A Washington Post piece this weekend by Scott Wilson (3/14/09) centered around this "gotcha":
In his inaugural address, President Obama proclaimed "an end to the petty grievances and false promises, the recriminations and worn-out dogmas that for far too long have strangled our politics."
It hasn't taken long for the recriminations to return–or for the Obama administration to begin talking about the unwelcome "inheritance" of its predecessor.
Over the past month, Obama has reminded the public at every turn that he is facing problems "inherited" from the Bush administration, using increasingly bracing language to describe the challenges his administration is up against.
The vapidity of this observation has been noted by, among others, Steve Benen of Political Animal (3/14/09):
The problem, if I'm reading the article right, isn't that the president is saying anything untrue. Rather, we're dealing with a dynamic in which one president hands off a catastrophe — several catastrophes, actually — to a successor, and the successor isn't supposed to talk about it.
It's worth looking at Wilson's logic as to why Obama shouldn't be pointing out that he inherited an economic disaster–even though he did. Wilson wrote:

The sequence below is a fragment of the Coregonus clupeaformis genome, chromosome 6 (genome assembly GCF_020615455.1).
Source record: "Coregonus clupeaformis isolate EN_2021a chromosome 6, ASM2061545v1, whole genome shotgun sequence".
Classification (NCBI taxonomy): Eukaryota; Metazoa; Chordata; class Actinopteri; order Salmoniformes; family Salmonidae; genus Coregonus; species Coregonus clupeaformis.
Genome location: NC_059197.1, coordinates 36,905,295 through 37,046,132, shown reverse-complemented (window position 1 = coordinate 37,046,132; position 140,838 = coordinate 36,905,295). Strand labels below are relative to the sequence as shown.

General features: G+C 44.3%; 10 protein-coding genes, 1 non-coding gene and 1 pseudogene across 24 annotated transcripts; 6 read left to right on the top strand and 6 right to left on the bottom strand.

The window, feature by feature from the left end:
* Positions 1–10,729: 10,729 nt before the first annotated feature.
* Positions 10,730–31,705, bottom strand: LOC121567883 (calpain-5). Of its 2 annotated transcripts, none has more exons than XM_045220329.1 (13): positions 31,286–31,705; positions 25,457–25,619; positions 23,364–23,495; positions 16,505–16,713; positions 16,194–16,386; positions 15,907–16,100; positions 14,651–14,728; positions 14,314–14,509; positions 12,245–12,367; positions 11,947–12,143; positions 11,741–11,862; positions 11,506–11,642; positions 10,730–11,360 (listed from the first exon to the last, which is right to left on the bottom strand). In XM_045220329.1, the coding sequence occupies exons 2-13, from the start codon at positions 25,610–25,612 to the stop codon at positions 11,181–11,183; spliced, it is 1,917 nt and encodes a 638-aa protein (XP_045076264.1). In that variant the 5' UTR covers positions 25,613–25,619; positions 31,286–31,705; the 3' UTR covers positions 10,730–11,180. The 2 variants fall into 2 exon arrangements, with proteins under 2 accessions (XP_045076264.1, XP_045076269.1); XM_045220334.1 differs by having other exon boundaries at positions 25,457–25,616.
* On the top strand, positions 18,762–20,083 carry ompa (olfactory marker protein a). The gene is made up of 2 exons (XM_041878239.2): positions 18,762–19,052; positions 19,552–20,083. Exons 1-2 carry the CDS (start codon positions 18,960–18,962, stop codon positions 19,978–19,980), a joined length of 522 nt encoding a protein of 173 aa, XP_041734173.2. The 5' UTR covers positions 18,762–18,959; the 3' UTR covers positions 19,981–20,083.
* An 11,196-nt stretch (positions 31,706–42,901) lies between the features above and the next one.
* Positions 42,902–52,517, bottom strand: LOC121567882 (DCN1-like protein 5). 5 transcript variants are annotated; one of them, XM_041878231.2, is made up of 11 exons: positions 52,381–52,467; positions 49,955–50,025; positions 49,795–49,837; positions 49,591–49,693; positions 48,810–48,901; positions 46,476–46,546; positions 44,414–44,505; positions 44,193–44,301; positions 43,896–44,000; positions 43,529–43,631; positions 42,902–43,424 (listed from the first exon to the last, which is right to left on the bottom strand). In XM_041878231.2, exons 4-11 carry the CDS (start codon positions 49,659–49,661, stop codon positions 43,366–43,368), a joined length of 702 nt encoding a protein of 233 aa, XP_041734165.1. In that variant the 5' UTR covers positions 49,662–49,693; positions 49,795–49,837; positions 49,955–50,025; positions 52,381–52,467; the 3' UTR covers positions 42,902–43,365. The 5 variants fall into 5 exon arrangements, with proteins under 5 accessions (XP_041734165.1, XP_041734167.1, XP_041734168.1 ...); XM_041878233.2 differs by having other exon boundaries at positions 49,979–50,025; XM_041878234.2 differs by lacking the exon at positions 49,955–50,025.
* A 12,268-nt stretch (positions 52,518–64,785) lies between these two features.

Upon entering the White House in 2001, Bush pinned the lackluster economy on his predecessor, using the "Clinton recession" to successfully argue in favor of tax cuts that won some Democratic support. But for Obama, who built his candidacy on a promise to rise above Washington's divisive partisan traditions–winning over many independent voters and moderate Republicans in the process–blaming his predecessor holds special risks.
He will need support beyond his Democratic base as he begins lobbying for his $3.6 trillion budget, which proposes sweeping changes in health care, the energy sector and the public education system. The president did not receive a single House Republican vote for his stimulus plan, prompting some in his administration to view his bipartisan outreach efforts as having little hope of success.
And Republicans have seemed only more emboldened in their rhetoric. Sen. John McCain (Ariz.), for example, recently called the borrowing needed to fund the president's economic recovery plans "generational theft."
So when George W. Bush blamed Bill Clinton for his economic situation, that successfully gained him Democratic support for his policies. But for Obama, blaming his predecessor has "special risks"…because he needs Republican support for his policies. If you can't see why criticizing the previous president should gain support for Bush but cost Obama support, then I'm afraid you don't have what it takes to be a big-league Washington journalist.
I suppose you could read Wilson as saying that the special risks come because Obama promised to rise above Washington's divisive partisan traditions–just like Bush did. Remember "I'm a uniter, not a divider?" Or maybe it was the fact that Obama won a majority of the popular vote–i.e., he won over "many independent voters and moderate Republicans"–that puts his presidency at "special risk."
Update: Steve Benen's first name corrected.